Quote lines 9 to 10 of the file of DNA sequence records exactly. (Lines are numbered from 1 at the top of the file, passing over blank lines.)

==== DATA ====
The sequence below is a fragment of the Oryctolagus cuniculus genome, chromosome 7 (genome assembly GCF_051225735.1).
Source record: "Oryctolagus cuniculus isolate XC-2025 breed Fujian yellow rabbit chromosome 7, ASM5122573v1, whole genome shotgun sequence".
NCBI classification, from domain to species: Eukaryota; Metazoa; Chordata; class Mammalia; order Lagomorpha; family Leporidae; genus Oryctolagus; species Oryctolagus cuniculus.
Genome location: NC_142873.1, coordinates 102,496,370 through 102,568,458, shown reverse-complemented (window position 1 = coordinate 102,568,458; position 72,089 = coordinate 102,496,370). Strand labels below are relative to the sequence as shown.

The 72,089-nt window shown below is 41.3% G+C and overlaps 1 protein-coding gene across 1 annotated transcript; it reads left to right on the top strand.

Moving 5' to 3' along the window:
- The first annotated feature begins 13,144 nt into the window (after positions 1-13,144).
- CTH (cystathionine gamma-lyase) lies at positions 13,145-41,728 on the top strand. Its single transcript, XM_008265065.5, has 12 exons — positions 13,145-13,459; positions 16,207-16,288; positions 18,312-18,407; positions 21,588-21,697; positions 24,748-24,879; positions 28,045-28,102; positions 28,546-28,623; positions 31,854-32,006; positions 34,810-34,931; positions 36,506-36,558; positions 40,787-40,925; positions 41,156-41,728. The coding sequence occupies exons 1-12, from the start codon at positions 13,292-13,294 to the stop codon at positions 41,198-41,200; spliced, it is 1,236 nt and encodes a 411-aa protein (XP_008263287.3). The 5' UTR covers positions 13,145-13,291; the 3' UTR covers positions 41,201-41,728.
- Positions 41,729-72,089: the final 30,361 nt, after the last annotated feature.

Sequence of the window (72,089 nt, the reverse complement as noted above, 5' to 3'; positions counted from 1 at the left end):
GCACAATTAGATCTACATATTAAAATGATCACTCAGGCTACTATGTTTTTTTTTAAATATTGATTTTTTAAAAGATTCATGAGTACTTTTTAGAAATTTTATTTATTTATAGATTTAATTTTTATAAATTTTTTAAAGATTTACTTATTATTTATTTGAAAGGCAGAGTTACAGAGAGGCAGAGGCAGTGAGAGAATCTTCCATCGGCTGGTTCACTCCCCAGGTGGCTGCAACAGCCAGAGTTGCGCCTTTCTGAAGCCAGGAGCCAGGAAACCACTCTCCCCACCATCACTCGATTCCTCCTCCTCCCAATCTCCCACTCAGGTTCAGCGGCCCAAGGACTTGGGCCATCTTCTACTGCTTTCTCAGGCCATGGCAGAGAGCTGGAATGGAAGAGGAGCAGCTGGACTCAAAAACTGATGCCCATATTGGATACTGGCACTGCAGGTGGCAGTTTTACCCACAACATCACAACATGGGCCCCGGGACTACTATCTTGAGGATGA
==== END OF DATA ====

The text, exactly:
- Positions 41,729-72,089: the final 30,361 nt, after the last annotated feature.

Sequence of the window (72,089 nt, the reverse complement as noted above, 5' to 3'; positions counted from 1 at the left end):